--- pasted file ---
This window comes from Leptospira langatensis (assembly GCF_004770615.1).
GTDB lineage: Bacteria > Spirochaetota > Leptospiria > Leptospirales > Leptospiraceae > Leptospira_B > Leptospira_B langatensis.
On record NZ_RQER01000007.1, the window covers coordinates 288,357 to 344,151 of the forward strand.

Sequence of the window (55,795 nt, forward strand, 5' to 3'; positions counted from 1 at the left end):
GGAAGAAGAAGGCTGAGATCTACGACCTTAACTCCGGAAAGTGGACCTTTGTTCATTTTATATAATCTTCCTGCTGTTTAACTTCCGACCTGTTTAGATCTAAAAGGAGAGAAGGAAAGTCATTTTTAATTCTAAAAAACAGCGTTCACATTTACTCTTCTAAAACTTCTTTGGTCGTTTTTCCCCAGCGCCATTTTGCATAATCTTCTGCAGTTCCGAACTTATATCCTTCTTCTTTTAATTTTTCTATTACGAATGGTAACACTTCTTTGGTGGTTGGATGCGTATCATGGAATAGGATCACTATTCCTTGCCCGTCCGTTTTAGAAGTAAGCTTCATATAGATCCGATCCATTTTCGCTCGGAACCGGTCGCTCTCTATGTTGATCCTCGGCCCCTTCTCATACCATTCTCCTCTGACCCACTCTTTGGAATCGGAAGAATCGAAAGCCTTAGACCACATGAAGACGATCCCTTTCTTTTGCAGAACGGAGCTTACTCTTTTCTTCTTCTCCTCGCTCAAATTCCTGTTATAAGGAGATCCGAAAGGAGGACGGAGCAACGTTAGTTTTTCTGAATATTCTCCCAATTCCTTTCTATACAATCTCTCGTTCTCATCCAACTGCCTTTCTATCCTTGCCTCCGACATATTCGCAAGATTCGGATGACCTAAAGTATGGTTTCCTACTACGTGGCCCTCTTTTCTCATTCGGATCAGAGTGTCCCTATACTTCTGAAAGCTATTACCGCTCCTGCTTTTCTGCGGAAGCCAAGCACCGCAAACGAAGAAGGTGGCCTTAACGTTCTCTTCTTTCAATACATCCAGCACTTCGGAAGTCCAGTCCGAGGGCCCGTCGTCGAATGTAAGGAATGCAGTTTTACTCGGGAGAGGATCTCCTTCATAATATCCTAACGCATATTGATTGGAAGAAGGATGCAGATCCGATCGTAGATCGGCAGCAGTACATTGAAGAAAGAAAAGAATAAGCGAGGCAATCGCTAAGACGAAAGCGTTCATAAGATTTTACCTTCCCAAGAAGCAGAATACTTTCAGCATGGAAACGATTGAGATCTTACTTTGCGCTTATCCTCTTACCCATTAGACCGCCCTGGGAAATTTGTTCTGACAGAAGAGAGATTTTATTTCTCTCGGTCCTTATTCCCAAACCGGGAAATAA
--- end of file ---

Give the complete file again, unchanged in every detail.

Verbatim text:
This window comes from Leptospira langatensis (assembly GCF_004770615.1).
GTDB lineage: Bacteria > Spirochaetota > Leptospiria > Leptospirales > Leptospiraceae > Leptospira_B > Leptospira_B langatensis.
On record NZ_RQER01000007.1, the window covers coordinates 288,357 to 344,151 of the forward strand.

Sequence of the window (55,795 nt, forward strand, 5' to 3'; positions counted from 1 at the left end):
GGAAGAAGAAGGCTGAGATCTACGACCTTAACTCCGGAAAGTGGACCTTTGTTCATTTTATATAATCTTCCTGCTGTTTAACTTCCGACCTGTTTAGATCTAAAAGGAGAGAAGGAAAGTCATTTTTAATTCTAAAAAACAGCGTTCACATTTACTCTTCTAAAACTTCTTTGGTCGTTTTTCCCCAGCGCCATTTTGCATAATCTTCTGCAGTTCCGAACTTATATCCTTCTTCTTTTAATTTTTCTATTACGAATGGTAACACTTCTTTGGTGGTTGGATGCGTATCATGGAATAGGATCACTATTCCTTGCCCGTCCGTTTTAGAAGTAAGCTTCATATAGATCCGATCCATTTTCGCTCGGAACCGGTCGCTCTCTATGTTGATCCTCGGCCCCTTCTCATACCATTCTCCTCTGACCCACTCTTTGGAATCGGAAGAATCGAAAGCCTTAGACCACATGAAGACGATCCCTTTCTTTTGCAGAACGGAGCTTACTCTTTTCTTCTTCTCCTCGCTCAAATTCCTGTTATAAGGAGATCCGAAAGGAGGACGGAGCAACGTTAGTTTTTCTGAATATTCTCCCAATTCCTTTCTATACAATCTCTCGTTCTCATCCAACTGCCTTTCTATCCTTGCCTCCGACATATTCGCAAGATTCGGATGACCTAAAGTATGGTTTCCTACTACGTGGCCCTCTTTTCTCATTCGGATCAGAGTGTCCCTATACTTCTGAAAGCTATTACCGCTCCTGCTTTTCTGCGGAAGCCAAGCACCGCAAACGAAGAAGGTGGCCTTAACGTTCTCTTCTTTCAATACATCCAGCACTTCGGAAGTCCAGTCCGAGGGCCCGTCGTCGAATGTAAGGAATGCAGTTTTACTCGGGAGAGGATCTCCTTCATAATATCCTAACGCATATTGATTGGAAGAAGGATGCAGATCCGATCGTAGATCGGCAGCAGTACATTGAAGAAAGAAAAGAATAAGCGAGGCAATCGCTAAGACGAAAGCGTTCATAAGATTTTACCTTCCCAAGAAGCAGAATACTTTCAGCATGGAAACGATTGAGATCTTACTTTGCGCTTATCCTCTTACCCATTAGACCGCCCTGGGAAATTTGTTCTGACAGAAGAGAGATTTTATTTCTCTCGGTCCTTATTCCCAAACCGGGAAATAA